Among retail survivors of the era of big-box stores and online commerce, one of the more unlikely is the independent bookstore. A decade ago, many of Pittsburgh’s bookshops had been driven out by national chains, and the subsequent rise of web-based retailers like Amazon boded ill for any remaining brick-and-mortar outlets.
But Pittsburgh’s stock of such stores has actually grown in recent years. (That’s true nationally, as well: Since their low point a decade ago, the number of indie bookstores has risen dramatically).
With relative newcomers like Classic Lines, City of Asylum Bookstore, and White Whale Bookstore joining such mainstays as Sewickley’s Penguin Bookshop and Oakmont’s Mystery Lovers Bookshop, a remarkable number of Pittsburghers now live within walking distance of a bookstore.
That’s among the inspirations for Karen Lillis’ Holiday Book Sale, a pop-up showcase for local stores and small presses that returns Sunday. In its seventh year, the event is moving to Spirit, in Lawrenceville, and doubling in size, to 20 vendors.
“There’s been a lot of resurgence in the indie book scene, which has kept me excited about this event, frankly,” said Lillis, herself a professional bookseller. (Her online store, Karen’s Book Row, will be represented at the sale, but not Caliban Books, where she’s the new manager.)
The sale will include affordable used books, new books, and more, with offerings in fiction, nonfiction and poetry.
“There are books for readers, books for gift-givers, and books for collectors,” Lillis said.
Along with City of Asylum, booksellers at the Dec. 8 event include Amazing Books, Copacetic Comics, and Shadyside Books, the latter Pittsburgh’s newest used-book shop. Small Pittsburgh-based presses at the event include Autumn House Press, Creative Nonfiction, Stranded Oak Press, Low Ghost Press, and Eulalia Books. There will also be greeting cards from Winter Pickle Press, and homemade journals and sketchbooks from local artists.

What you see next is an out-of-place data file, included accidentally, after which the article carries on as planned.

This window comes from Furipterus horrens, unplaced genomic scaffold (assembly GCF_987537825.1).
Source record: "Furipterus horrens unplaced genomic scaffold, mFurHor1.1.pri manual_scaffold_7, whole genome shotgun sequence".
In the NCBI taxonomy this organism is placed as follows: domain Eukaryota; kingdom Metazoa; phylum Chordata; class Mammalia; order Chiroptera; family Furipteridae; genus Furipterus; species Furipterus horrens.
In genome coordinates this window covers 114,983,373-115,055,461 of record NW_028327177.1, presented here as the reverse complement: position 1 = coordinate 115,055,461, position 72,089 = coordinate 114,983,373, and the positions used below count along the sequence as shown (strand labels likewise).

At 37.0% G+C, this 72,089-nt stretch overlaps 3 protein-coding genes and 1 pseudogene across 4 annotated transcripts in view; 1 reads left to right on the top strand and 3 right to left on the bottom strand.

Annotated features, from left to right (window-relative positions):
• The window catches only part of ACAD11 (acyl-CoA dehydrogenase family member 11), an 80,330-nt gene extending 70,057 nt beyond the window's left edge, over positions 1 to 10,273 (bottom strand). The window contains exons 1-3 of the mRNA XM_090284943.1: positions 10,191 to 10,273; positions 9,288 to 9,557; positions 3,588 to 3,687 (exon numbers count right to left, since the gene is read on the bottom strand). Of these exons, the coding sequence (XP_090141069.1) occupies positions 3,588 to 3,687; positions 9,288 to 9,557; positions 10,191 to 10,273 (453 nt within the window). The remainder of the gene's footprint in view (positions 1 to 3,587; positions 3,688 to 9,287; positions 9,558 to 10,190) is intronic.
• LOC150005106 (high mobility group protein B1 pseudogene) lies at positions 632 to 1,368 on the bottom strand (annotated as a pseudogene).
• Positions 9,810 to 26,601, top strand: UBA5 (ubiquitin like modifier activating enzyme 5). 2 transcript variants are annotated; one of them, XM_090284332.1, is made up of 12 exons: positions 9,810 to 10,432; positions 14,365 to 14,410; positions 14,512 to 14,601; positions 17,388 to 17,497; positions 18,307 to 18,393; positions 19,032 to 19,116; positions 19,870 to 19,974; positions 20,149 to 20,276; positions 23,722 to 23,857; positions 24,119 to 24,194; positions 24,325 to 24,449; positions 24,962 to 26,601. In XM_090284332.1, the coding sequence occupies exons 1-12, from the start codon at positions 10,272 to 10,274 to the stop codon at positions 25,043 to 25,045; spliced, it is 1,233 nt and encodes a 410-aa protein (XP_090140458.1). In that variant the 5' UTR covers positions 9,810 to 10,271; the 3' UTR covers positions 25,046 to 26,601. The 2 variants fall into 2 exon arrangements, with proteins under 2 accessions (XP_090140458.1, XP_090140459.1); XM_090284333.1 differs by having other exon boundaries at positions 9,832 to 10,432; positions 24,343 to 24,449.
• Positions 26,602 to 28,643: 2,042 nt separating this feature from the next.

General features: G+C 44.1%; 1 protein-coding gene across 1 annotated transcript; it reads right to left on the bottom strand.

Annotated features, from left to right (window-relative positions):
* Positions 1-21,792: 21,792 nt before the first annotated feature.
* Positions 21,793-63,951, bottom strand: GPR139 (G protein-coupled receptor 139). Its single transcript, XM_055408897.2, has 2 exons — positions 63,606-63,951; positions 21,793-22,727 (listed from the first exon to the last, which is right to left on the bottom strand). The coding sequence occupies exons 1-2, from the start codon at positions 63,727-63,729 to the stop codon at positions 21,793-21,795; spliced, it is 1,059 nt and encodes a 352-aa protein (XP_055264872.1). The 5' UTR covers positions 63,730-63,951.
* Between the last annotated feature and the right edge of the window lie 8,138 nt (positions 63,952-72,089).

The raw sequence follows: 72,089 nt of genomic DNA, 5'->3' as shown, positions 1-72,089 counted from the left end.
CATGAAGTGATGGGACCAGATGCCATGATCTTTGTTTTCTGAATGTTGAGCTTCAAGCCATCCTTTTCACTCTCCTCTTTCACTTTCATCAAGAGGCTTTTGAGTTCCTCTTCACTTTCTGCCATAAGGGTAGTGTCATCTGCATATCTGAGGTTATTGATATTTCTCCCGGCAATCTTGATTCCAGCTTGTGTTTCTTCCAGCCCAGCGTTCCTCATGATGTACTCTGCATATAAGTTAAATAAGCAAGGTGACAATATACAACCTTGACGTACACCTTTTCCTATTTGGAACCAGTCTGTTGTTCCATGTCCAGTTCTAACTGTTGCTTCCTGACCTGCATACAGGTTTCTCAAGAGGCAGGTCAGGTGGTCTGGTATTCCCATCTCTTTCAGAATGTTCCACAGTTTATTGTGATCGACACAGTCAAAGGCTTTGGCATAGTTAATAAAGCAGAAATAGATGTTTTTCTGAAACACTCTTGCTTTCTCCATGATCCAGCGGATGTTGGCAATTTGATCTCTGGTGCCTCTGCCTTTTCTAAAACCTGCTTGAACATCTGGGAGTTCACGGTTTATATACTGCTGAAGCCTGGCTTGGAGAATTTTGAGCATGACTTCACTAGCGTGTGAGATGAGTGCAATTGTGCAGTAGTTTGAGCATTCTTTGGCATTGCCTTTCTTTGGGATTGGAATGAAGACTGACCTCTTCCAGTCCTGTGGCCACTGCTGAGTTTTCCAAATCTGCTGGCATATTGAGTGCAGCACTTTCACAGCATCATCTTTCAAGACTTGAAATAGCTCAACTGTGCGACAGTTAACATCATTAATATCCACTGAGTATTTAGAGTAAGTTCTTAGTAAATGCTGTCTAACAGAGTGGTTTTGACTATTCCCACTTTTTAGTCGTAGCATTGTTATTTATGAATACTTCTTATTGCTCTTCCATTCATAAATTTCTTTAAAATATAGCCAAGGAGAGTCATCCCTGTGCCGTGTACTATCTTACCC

Two decades ago, Lillis was living in New York City and working at the late, lamented St. Mark’s Bookshop. After moving to Pittsburgh, she set up book tables at community events like neighborhood festivals, but thought she’d have better luck targeting readers directly. “I wanted to do an event that was all book-lovers coming to us to browse and buy books,” she said.
The first Holiday Book Sale was held in 2013, at Belvederes Ultra-Dive, a bar in Lawrenceville. The sale later moved up the hill, to the Stephen Foster Community Center.
With the supply of local presses and sellers outgrowing the Center’s ability to accommodate them, Lillis is moving to Spirit. She hopes the demand follows. She estimates that last year’s Holiday Book Sale drew about 300 visitors, and projects this year’s could attract 500.
[Editor's note: This story has been amended to more accurately reflect the booksellers who'll be at the sale.]